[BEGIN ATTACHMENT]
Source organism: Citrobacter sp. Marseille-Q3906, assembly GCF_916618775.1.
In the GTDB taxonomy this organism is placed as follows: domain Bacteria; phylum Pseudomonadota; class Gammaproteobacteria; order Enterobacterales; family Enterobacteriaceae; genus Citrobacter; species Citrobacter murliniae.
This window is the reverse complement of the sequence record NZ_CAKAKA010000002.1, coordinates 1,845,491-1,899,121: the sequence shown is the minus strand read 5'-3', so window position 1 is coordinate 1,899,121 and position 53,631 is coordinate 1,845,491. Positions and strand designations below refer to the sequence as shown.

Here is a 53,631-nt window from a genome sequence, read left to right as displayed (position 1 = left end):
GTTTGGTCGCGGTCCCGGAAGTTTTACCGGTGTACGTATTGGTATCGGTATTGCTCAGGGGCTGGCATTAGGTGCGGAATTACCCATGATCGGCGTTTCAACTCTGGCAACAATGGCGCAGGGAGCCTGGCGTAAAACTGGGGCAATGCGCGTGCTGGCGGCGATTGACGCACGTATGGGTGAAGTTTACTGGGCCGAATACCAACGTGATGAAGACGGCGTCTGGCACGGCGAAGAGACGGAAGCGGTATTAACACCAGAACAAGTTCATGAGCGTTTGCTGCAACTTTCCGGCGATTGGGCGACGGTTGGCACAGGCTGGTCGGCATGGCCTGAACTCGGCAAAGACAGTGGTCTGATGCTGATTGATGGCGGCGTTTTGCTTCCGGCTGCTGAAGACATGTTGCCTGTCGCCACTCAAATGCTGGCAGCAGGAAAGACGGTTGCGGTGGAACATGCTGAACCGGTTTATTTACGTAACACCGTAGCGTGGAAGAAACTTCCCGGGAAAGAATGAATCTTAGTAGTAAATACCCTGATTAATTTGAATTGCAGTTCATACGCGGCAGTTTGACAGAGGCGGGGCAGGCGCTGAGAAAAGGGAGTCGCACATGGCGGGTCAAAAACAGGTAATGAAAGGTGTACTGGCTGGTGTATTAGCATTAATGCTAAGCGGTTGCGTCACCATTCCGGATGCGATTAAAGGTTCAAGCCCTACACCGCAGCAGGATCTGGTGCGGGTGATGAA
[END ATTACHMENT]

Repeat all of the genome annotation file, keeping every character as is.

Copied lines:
Source organism: Citrobacter sp. Marseille-Q3906, assembly GCF_916618775.1.
In the GTDB taxonomy this organism is placed as follows: domain Bacteria; phylum Pseudomonadota; class Gammaproteobacteria; order Enterobacterales; family Enterobacteriaceae; genus Citrobacter; species Citrobacter murliniae.
This window is the reverse complement of the sequence record NZ_CAKAKA010000002.1, coordinates 1,845,491-1,899,121: the sequence shown is the minus strand read 5'-3', so window position 1 is coordinate 1,899,121 and position 53,631 is coordinate 1,845,491. Positions and strand designations below refer to the sequence as shown.

Here is a 53,631-nt window from a genome sequence, read left to right as displayed (position 1 = left end):
GTTTGGTCGCGGTCCCGGAAGTTTTACCGGTGTACGTATTGGTATCGGTATTGCTCAGGGGCTGGCATTAGGTGCGGAATTACCCATGATCGGCGTTTCAACTCTGGCAACAATGGCGCAGGGAGCCTGGCGTAAAACTGGGGCAATGCGCGTGCTGGCGGCGATTGACGCACGTATGGGTGAAGTTTACTGGGCCGAATACCAACGTGATGAAGACGGCGTCTGGCACGGCGAAGAGACGGAAGCGGTATTAACACCAGAACAAGTTCATGAGCGTTTGCTGCAACTTTCCGGCGATTGGGCGACGGTTGGCACAGGCTGGTCGGCATGGCCTGAACTCGGCAAAGACAGTGGTCTGATGCTGATTGATGGCGGCGTTTTGCTTCCGGCTGCTGAAGACATGTTGCCTGTCGCCACTCAAATGCTGGCAGCAGGAAAGACGGTTGCGGTGGAACATGCTGAACCGGTTTATTTACGTAACACCGTAGCGTGGAAGAAACTTCCCGGGAAAGAATGAATCTTAGTAGTAAATACCCTGATTAATTTGAATTGCAGTTCATACGCGGCAGTTTGACAGAGGCGGGGCAGGCGCTGAGAAAAGGGAGTCGCACATGGCGGGTCAAAAACAGGTAATGAAAGGTGTACTGGCTGGTGTATTAGCATTAATGCTAAGCGGTTGCGTCACCATTCCGGATGCGATTAAAGGTTCAAGCCCTACACCGCAGCAGGATCTGGTGCGGGTGATGAA